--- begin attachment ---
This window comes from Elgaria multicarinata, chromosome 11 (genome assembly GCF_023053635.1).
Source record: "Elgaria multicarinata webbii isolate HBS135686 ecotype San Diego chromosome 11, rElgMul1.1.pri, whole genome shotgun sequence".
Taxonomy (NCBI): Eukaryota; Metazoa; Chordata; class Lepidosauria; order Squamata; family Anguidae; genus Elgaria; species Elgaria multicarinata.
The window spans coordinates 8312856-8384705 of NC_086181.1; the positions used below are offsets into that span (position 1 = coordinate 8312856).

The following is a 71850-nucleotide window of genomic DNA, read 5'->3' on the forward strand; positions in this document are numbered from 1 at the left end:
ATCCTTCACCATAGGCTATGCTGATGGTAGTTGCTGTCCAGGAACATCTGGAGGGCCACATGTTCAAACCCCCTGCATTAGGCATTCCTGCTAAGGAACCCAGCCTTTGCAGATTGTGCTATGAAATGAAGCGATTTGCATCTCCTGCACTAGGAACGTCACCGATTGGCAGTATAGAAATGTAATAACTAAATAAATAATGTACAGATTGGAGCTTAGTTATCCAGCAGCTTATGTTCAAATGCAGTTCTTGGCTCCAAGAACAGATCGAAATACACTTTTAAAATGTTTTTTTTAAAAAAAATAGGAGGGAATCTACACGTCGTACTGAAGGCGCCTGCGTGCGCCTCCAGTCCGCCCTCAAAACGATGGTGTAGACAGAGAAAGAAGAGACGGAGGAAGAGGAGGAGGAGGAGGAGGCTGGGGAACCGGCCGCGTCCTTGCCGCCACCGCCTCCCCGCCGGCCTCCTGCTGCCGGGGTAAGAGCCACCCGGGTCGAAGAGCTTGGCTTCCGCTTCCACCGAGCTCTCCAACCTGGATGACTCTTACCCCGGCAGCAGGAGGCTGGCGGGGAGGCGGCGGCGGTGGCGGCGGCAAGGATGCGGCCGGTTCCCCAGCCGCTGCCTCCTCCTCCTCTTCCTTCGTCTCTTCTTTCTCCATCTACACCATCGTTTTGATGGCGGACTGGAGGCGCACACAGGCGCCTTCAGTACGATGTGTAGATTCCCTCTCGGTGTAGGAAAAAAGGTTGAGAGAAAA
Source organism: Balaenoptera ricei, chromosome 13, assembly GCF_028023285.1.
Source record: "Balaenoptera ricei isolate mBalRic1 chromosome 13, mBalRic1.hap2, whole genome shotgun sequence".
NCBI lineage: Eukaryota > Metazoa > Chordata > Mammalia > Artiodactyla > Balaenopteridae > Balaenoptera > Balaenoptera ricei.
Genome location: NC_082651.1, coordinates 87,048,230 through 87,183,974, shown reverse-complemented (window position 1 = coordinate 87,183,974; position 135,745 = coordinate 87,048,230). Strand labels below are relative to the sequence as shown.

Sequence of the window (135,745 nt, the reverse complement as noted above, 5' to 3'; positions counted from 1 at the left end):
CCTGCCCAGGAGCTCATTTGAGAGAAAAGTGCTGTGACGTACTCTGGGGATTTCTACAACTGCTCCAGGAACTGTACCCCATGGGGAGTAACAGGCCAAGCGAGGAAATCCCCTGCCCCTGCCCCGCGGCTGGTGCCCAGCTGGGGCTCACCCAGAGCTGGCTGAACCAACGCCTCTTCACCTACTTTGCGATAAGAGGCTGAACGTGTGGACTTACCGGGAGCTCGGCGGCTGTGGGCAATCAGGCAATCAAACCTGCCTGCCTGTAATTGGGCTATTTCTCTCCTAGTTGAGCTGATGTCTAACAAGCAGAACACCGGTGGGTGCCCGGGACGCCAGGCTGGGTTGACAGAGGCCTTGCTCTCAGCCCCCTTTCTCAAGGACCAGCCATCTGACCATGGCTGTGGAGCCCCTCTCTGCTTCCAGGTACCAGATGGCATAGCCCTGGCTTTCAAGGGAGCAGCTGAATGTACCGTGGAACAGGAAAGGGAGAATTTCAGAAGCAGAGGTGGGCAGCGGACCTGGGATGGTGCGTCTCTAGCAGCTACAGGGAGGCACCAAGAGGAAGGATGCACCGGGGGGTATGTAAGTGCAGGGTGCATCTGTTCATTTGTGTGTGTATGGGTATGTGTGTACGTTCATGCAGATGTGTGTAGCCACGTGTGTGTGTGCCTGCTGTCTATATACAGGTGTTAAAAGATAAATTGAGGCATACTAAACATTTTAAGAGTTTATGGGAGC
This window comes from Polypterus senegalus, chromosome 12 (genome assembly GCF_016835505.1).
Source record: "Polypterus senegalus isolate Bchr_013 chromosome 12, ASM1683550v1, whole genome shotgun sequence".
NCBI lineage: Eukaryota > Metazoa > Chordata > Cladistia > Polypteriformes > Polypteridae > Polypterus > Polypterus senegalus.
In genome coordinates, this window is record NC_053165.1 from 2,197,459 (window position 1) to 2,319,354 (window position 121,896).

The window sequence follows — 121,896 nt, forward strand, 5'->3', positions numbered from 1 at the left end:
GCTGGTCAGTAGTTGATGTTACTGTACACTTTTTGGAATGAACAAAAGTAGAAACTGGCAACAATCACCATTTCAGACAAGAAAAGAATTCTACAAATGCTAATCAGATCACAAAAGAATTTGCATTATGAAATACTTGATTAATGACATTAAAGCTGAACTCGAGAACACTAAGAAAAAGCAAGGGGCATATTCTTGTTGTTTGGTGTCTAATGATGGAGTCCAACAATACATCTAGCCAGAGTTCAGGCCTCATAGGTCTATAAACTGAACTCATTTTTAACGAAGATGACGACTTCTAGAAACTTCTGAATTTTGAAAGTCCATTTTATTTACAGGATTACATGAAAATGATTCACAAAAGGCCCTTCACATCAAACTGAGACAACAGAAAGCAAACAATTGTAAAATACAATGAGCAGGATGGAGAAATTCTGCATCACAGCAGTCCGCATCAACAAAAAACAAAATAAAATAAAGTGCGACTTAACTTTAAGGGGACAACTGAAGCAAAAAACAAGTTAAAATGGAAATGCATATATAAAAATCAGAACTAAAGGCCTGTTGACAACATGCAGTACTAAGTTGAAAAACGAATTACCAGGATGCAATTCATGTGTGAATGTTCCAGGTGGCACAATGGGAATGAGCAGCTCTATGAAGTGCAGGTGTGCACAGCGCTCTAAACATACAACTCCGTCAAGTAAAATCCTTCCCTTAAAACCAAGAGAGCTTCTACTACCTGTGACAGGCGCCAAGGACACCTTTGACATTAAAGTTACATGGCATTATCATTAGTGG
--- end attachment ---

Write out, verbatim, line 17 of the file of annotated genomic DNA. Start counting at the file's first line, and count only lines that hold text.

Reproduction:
The window sequence follows — 121,896 nt, forward strand, 5'->3', positions numbered from 1 at the left end: